10 Best Gym Bags | March 2017
- large enough to hold 2 pairs of shoes
- handy interior pocket for valuables
- thin nylon material may rip over time
- easy to grab bungee zipper pulls
- strong reinforced velco closure
- shoulder strap hangs too low
- convenient double zipper openings
- high quality that is built to last
- plastic molded handle is not very comfy
- includes a detachable shoulder strap
- dual handles for easy carrying
- makes a great getaway bag
|Model||Bago Duffle Bag-DuffelN|
- quick access front pocket with a key fob
- end pockets are good for wet items
- available in 10 color options
|Model||Team Speed Duffel Mediu|
- side mesh pockets for additional storage
- has a high quality smooth sbs zipper
- great as a carry-on travel bag
- sturdy top grab handle
- 2 large vented end pockets
- handy d-ring on the front
How Do I Choose the Right Gym Bag For ME?
Obviously, the first question you need to ask yourself before purchasing a gym bag is, "What do I need this gym bag to hold?" The answer might not be as elementary as you think. Purchasing the right gym bag requires taking into account whether you'll need to shower after a workout. It also requires considering whether you'll need compartments for medicine and toiletries and such.
As a general rule, you'll want a gym bag to have an insulated, and perhaps even padded, compartment for any items that are fragile, or that hold the potential to leak. Conversely, you'll want a perforated compartment for any items, like, say, a pair of gym socks, that might have the potential to stink.
Beyond that, you'll want to consider what your workouts consist of. If you're a weightlifter, you'll need a gym bag to accommodate gloves, powder, tape, a weight belt, and any other equipment that you're known to bring along. If you're a swimmer, you'll need a bag that can accommodate goggles, flippers, a bathing cap, eye drops, ear drops, and any other accessories that you commonly associate with going in the water.
The idea of a gym bag is to keep everything compact, which is what separates this type of bag from, say, a hockey equipment bag, or a bulky duffel. One of the benefits of owning a gym bag is that the bag itself is lightweight. More often than not, you'll want a gym bag that weighs somewhere between 12 oz. and 2 lbs. Durable, yes, and yet agile enough that you can carry it to the gym.
Several Little-Known Advantages to Owning a Gym Bag
Do not underestimate the power of a gym bag. Gym bags are designed by using strong, lightweight materials, many of which are waterproof at the very least. This, combined with the fact that any gym bag features multiple compartments, means that the bag itself can be repurposed for any number of things.
Gym bags can be used for weekend trips as they provide compartments for toiletries and make-up and medication and clothes. Gym bags can be used for a day at the beach as they provide compartments for magazines and sun block and inflatables and shoes. If you've got toddlers, a gym bag can be used for storing formula and wet wipes and diapers and toys. If you've got teenagers, a gym bag can be used for attending sleepovers, or going to any type of practice after school.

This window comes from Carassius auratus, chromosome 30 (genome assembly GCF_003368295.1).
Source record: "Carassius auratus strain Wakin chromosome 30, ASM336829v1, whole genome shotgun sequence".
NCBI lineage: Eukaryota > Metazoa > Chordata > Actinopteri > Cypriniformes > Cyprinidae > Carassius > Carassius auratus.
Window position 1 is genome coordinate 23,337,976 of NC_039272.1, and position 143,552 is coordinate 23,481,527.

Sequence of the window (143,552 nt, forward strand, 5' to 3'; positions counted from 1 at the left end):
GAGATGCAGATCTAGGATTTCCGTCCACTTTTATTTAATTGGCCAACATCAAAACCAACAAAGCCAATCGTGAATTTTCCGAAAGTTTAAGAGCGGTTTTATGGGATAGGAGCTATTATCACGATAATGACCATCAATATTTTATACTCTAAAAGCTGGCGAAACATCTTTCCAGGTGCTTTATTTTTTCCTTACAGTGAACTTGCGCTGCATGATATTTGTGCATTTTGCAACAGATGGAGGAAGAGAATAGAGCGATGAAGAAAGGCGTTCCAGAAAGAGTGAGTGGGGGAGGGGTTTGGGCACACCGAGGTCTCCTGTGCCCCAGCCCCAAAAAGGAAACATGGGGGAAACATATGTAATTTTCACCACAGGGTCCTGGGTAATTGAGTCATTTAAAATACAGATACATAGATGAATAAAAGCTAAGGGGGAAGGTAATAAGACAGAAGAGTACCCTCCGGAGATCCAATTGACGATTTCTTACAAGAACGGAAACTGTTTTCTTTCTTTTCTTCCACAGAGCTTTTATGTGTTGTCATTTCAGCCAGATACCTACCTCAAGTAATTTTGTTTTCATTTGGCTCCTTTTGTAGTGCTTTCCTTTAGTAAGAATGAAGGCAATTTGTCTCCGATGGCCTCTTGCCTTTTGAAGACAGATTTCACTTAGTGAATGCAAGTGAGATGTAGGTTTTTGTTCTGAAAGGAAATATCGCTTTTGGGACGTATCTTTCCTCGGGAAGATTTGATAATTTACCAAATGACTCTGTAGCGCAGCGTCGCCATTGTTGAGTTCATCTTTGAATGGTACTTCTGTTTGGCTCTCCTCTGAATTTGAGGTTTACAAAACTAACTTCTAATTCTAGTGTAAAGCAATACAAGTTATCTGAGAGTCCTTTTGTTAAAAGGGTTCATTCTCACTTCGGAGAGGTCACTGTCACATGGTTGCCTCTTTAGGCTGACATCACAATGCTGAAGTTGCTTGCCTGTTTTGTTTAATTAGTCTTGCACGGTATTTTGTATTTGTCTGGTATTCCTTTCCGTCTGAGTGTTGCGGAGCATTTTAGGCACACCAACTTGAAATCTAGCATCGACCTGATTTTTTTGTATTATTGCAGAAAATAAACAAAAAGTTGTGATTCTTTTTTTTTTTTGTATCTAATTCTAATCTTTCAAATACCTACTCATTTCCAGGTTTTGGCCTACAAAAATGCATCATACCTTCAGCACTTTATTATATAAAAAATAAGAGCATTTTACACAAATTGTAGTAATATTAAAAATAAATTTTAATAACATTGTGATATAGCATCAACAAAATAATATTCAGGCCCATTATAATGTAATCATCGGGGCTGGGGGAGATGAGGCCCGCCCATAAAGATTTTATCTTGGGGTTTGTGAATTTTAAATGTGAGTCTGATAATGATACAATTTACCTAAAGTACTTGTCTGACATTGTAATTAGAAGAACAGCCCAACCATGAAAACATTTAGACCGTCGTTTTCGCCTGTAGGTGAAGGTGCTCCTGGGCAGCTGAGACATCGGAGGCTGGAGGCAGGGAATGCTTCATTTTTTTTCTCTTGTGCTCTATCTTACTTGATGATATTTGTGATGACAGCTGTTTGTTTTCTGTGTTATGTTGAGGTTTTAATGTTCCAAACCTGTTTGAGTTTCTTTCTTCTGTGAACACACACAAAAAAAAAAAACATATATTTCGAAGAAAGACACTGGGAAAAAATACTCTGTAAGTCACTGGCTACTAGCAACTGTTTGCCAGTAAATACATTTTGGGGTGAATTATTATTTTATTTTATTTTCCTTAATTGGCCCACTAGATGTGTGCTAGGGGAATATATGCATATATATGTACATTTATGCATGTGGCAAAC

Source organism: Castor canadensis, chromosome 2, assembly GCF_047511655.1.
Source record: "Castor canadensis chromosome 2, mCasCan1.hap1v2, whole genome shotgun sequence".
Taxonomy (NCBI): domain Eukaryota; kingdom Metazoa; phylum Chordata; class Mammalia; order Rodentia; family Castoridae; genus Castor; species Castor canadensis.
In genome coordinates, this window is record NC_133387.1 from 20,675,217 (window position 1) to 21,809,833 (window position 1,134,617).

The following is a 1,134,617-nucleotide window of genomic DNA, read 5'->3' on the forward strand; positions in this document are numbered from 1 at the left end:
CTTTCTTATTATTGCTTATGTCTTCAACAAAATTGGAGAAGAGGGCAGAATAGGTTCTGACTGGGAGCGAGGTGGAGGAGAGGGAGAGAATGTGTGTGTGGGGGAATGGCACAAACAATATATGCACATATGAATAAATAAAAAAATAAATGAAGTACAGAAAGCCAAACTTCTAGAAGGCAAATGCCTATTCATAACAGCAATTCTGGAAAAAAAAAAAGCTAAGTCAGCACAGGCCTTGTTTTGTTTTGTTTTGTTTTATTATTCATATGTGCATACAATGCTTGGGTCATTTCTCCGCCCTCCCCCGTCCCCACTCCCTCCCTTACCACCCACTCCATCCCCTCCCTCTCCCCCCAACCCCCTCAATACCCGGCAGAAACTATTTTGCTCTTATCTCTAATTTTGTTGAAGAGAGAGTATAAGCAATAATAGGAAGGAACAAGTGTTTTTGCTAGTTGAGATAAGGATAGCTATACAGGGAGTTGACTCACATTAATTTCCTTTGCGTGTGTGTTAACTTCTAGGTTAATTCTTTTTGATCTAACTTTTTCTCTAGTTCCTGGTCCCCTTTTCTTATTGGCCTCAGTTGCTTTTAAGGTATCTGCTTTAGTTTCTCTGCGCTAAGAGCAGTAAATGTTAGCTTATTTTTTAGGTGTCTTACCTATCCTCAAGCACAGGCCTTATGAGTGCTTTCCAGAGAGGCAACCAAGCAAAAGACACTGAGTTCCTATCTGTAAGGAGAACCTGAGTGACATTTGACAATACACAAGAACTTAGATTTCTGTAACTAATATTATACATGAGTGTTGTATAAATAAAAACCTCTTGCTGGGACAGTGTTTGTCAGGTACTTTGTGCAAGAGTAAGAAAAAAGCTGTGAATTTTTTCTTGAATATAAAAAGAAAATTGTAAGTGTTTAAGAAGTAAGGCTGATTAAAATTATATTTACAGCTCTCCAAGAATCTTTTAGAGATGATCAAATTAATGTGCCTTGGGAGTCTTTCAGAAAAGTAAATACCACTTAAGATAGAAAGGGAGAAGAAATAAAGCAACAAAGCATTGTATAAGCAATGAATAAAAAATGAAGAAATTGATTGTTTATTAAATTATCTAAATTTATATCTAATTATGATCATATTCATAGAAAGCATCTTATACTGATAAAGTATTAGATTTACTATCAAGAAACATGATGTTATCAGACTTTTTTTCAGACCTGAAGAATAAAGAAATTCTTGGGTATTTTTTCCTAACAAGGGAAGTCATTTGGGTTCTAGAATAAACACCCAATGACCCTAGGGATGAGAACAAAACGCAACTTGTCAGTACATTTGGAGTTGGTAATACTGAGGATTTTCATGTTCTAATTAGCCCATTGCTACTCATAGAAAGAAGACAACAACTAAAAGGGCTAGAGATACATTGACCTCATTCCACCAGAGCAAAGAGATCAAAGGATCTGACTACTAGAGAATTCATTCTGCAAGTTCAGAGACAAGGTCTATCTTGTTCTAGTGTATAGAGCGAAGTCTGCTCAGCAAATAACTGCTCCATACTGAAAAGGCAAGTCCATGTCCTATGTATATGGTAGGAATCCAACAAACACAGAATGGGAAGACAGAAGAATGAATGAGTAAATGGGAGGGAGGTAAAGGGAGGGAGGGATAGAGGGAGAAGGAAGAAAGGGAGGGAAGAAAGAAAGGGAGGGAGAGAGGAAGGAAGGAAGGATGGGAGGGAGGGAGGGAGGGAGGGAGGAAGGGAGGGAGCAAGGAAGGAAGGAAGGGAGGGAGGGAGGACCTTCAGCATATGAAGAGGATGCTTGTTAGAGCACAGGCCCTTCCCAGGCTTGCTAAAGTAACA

Gym bags are preferable to suitcases if you happen to be traveling somewhere by bus or by train. Along those same lines, a gym bag is considered more acceptable as a carry-on item, which is important if you like to keep everything at arm's length. If you live in an apartment, an empty gym bag can be tucked into a closet or a drawer. If you work in an office, a brimming gym bag can be tucked beneath a desk on the floor.
The point of all this being that a gym bag might hold more potential than you think. Gym bags are a tremendous utility for transporting cargo, and they're intentionally designed to make you look stylish and chic.
How The Duffel Bag Became a Gym Bag
Duffel bags derive their name from a town in Belgium where the bag's heavyweight cloth was originally manufactured. Early duffels were adopted by the military during World War II specifically because they could fit a great deal of cargo, and they were resilient enough to take a beating.
In the years immediately following World War II, American soldiers brought their duffel bags home, whereupon these bags continued to be used for easy storage. Duffels became particularly popular along the California coast, where a local surfing craze had taken hold.
Surfers gravitated toward duffel bags organically. These heavyweight bags were perfect for the day-to-day that accompanied living out of a Woodie, or chasing a wave out on some foreign coast. During the sixties, outdoor enthusiasts began using duffel bags, as did anyone who enjoyed a transitory life.
By the 1970s, the duffel bag had become a reflection of the bohemian culture. You packed a bag, you hit the road. It was around this time that physical fitness became a major trend throughout Southern California. Long-time gymrats were using duffel bags to carry gear and other equipment to and fro.
Manufacturers responded by introducing a much more stylized bag that had a mainstream look and appeal. These newer bags had a lightweight sheen, and they had multiple compartments. Gym bags, as they came to be called, meant athletes no longer had to be concerned about mildewed items or wrinkled clothes. A gym bag represented an all-in-one utility. A duffel bag, on the other hand, represented a no-frills valise for hitting the road.